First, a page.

Mexico’s 1913 1-peso, of the 1910-1914 “Caballito” (“Little Horse”) type. Struck beginning in the centennial year of the start of the war for Mexican independence, these “Caballitos” are 39mm in diameter and are the first Mexican 1-peso coins to display the country as it is styled today: “ESTADOS UNIDOS MEXICANOS.”
The “Caballitos” contain good silver (.903), and a lot of it (27.07g), characteristics familiar, of course, to collectors and students of the old Spanish-American 8-reales. Alas, the 20th century was a difficult one for the old silver coinages, and like every other country in the world, Mexico did not succeed in keeping theirs.
Mexico’s 1-peso, however, did put up a tougher fight than many of the world’s silver coins. From 1918-1919 the 1-peso was coined in 18.13g of .800 silver; from 1920-1945 in 16.66g of .720 silver; from 1947-1949 in 14.00g of .500 silver; in 1950, 13.33g of .300 silver; and finally, from 1957-1967, in 16.00g of .100 silver.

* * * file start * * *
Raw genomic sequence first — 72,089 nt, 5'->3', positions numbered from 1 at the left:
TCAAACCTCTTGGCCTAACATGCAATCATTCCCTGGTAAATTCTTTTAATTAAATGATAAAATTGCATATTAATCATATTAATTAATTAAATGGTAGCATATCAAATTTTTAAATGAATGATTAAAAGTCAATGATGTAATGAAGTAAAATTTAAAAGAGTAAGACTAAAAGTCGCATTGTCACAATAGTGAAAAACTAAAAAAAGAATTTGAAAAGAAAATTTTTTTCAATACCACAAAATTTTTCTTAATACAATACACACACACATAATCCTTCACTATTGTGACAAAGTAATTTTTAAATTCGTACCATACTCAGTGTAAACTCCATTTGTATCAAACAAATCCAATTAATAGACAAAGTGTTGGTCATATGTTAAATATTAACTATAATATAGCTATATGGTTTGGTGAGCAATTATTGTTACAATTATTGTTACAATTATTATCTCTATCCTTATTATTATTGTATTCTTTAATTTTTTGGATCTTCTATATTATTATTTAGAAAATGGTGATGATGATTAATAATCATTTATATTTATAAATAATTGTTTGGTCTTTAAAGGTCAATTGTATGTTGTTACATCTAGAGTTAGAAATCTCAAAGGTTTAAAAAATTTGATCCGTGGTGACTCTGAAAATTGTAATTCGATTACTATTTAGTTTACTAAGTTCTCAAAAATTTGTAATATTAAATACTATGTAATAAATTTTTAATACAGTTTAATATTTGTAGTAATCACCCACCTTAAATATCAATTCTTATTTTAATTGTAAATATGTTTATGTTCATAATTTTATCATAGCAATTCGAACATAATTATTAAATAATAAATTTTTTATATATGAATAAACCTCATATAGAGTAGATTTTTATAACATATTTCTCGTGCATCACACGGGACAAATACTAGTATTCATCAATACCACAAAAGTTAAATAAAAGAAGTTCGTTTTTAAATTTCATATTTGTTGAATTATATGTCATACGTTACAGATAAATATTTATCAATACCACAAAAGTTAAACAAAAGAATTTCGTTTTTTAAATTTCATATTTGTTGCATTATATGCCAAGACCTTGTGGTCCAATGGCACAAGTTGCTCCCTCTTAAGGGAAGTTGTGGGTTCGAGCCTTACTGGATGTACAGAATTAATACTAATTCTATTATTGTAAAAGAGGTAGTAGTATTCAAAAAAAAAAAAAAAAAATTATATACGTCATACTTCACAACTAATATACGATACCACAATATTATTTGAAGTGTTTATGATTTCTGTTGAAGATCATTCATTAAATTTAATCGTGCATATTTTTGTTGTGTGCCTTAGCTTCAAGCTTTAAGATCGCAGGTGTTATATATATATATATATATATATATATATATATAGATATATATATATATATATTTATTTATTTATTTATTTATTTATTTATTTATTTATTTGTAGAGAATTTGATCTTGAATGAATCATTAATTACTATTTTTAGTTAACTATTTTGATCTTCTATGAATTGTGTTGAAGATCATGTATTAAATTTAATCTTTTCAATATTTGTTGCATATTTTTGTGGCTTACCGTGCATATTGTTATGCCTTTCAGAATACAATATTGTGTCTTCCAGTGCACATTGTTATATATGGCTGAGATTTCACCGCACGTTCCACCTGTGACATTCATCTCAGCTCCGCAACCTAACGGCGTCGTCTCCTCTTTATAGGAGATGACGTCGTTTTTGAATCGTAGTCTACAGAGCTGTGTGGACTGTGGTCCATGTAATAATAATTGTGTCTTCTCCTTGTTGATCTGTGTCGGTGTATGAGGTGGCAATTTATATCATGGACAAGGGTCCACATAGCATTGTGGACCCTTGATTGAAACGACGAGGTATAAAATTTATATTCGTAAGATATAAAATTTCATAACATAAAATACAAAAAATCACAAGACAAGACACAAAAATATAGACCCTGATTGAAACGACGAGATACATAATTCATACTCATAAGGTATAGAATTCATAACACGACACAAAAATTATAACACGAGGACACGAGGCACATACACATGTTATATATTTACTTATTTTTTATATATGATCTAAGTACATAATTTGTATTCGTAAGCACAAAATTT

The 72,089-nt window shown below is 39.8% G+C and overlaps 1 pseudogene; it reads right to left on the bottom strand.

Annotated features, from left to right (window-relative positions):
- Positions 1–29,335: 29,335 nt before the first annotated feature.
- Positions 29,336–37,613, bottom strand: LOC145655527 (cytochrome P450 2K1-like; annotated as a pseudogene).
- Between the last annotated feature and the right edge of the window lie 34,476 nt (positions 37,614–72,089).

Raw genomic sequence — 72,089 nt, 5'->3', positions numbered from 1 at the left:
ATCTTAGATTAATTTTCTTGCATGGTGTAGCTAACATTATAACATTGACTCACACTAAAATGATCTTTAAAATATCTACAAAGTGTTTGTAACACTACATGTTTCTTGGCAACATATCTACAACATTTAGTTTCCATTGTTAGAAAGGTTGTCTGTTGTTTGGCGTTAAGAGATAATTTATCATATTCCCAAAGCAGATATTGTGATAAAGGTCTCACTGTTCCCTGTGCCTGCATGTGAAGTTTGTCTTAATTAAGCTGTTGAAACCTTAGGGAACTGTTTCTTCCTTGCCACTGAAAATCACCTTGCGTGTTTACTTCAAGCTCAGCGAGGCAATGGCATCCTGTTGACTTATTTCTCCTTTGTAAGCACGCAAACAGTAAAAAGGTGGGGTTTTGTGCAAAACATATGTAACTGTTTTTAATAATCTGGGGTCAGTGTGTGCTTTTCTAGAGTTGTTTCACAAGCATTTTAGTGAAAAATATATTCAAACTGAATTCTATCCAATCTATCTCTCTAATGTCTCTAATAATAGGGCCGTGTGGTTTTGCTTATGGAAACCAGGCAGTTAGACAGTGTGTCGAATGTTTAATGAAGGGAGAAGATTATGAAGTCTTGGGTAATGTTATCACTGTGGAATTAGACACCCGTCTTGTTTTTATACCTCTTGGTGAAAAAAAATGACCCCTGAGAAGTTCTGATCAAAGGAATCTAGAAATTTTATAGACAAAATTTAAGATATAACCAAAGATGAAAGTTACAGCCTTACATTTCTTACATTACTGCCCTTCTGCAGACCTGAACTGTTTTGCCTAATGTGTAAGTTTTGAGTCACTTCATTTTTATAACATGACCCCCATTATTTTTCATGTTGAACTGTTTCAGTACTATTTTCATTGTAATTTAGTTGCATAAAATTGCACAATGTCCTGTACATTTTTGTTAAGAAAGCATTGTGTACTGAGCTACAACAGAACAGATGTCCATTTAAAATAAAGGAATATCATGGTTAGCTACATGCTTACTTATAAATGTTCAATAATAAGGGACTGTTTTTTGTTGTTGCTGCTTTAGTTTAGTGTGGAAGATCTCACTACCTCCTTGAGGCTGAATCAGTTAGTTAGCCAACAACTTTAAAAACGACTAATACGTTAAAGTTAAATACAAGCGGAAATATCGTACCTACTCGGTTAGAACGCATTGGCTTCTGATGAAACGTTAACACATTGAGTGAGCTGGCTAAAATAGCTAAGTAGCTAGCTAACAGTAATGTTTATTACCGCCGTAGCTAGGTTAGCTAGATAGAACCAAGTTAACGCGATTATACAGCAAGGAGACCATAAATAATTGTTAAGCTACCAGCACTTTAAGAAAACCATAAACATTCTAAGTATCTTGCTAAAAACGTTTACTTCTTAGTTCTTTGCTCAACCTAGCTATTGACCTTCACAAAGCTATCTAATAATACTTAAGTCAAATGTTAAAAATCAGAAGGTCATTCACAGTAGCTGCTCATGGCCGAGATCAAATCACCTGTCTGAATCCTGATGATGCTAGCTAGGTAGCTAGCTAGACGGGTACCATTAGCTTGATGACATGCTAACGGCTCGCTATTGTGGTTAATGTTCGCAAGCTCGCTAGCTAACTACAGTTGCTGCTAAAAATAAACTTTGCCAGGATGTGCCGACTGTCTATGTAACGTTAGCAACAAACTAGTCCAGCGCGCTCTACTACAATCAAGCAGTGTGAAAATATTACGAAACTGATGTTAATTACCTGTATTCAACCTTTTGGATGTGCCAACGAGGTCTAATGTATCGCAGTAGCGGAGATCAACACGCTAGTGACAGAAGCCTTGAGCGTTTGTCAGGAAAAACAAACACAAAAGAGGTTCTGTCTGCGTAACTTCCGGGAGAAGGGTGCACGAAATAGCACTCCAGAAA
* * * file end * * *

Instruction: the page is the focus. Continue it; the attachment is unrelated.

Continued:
Anyone familiar with the unhappy look of Mexico’s .100 silver pesos after only a brief time in circulation knows that copper-nickel—when it did finally arrive with the 1970 1-peso—was a mercy long overdue.
But then anyone who has ever held a “Caballito” in his or her hand also knows that Mexico once had a 1-peso coin that was really…something special.